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Takara Notations
Qualité quand ça marche: 5.0
Consistance des Vagues: 3.0
Niveau de Difficulté: 1.0
Foule a l'Eau: 4.0

Général: 3.8

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Surf Report Feed

Statistiques de Houle pour Takara, Avril: Toutes Houles – Tous Vents

This chart describes the combination of swells directed at Takara through an average April, based on 2880 NWW3 model predictions since 2007 (values every 3 hours). The wave model does not forecast surf and wind right at the shore so we have chosen the optimum grid node based on what we know about Takara. In the case of Takara, the best grid node is 9 km away (6 miles).

The rose diagram describes the distribution of swell directions and swell sizes, while the graph at the bottom shows the same thing without direction information. Five colours illustrate increasing wave sizes. Blue shows the smallest swells, less that 0.5m (1.5 feet) high. These were forecast only 10% of the time. Green and yellow represent increasing swell sizes and red shows highest swells greater than >3m (>10ft). In both graphs, the area of any colour is proportional to how often that size swell occurs.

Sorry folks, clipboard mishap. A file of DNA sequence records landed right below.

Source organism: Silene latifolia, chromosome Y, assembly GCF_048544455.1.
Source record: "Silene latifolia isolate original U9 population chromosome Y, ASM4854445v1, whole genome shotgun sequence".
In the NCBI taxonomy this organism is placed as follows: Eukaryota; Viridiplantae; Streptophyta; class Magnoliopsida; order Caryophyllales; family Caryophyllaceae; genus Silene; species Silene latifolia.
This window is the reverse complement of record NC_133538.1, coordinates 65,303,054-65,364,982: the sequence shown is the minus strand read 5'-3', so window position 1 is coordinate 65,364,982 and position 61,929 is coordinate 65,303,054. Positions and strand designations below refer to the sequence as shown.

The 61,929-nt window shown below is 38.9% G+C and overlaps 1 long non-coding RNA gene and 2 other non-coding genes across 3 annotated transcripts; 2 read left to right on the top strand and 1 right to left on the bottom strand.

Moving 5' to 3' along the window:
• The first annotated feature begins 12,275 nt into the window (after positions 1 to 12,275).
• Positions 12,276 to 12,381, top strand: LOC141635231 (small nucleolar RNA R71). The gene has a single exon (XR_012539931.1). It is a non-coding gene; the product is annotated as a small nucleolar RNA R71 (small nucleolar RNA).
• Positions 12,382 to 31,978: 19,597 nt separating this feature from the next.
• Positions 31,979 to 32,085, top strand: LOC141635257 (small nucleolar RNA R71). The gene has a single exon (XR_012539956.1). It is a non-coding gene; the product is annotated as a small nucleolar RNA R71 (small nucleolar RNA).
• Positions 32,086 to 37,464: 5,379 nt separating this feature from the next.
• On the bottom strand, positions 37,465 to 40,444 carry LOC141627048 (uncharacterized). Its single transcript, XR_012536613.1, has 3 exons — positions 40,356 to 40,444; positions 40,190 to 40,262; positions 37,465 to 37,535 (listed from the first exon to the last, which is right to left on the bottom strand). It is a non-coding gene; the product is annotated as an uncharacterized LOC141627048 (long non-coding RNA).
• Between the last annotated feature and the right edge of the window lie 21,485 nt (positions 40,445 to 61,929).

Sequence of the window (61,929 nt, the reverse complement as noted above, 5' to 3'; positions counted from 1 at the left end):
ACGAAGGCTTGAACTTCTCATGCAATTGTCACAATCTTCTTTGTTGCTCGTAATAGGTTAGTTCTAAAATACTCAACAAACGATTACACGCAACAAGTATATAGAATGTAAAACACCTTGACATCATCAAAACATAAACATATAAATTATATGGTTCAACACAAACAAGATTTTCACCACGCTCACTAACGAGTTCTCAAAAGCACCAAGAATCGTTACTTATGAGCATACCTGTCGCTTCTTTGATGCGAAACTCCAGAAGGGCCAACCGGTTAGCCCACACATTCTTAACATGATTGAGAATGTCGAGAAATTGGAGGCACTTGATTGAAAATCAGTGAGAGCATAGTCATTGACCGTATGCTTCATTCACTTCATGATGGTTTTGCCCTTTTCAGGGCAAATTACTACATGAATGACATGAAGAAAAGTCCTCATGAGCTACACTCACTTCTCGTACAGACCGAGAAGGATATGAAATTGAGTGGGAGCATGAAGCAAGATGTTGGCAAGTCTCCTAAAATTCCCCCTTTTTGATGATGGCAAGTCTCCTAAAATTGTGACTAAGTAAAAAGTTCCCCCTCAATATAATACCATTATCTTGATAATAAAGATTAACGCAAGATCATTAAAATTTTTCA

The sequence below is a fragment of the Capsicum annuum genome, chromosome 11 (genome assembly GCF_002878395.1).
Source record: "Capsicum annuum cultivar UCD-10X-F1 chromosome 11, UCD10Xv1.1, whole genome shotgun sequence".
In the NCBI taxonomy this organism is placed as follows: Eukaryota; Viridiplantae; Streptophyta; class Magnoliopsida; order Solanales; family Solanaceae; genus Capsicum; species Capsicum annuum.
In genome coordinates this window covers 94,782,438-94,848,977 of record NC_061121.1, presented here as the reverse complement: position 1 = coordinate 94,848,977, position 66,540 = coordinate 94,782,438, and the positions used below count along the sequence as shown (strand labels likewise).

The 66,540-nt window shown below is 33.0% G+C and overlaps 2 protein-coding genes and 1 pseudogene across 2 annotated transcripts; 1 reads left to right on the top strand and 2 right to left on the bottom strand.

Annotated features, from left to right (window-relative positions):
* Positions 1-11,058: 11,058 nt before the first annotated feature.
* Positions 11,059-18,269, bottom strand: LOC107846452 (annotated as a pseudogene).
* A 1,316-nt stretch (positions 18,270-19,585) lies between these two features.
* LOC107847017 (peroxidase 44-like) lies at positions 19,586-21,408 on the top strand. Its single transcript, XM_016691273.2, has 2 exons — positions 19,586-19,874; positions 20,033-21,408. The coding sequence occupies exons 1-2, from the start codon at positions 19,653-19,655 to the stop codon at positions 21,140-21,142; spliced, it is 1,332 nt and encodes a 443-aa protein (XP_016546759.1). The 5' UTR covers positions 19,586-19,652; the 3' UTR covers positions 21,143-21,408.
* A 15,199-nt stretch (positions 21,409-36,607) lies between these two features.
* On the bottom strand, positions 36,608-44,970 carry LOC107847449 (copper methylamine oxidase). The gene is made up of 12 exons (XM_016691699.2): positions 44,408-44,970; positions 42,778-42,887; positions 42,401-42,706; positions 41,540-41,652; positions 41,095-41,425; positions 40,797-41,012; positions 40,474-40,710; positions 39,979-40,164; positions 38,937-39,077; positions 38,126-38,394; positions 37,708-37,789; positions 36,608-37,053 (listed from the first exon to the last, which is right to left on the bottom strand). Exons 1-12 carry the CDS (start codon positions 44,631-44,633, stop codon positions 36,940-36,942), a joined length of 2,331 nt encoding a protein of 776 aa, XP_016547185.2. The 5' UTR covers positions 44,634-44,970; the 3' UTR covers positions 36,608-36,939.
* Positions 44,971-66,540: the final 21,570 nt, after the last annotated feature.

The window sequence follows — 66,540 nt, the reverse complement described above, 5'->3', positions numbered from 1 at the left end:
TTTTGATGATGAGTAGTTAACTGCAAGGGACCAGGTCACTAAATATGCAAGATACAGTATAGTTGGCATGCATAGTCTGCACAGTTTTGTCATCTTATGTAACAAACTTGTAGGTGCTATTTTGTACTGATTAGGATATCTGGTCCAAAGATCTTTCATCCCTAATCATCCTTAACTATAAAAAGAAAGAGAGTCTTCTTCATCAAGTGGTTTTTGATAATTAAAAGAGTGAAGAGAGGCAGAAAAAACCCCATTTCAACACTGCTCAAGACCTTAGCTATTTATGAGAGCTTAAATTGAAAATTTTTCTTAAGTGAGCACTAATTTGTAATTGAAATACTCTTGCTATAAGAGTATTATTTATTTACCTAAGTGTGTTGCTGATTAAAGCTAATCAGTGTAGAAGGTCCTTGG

The diagram indicates that the most common swell direction, shown by the biggest spokes, was ESE, whereas the the dominant wind blows from the E. Because the wave model grid is out to sea, sometimes a strong offshore wind blows largest waves away from Takara and offshore. We lump these in with the no surf category of the bar chart. To keep it simple we don't show these in the rose plot. Because wind determines whether or not waves are surfable at Takara, you can load a different image that shows only the swells that were forecast to coincide with glassy or offshore wind conditions. In a typical April, swells large enough to cause good for surfing waves at Takara run for about 60% of the time.

IMPORTANT: Beta version feature! Swell heights are open water values from NWW3. There is no attempt to model near-shore effects. Coastal wave heights will generally be less, especially if the break does not have unobstructed exposure to the open ocean.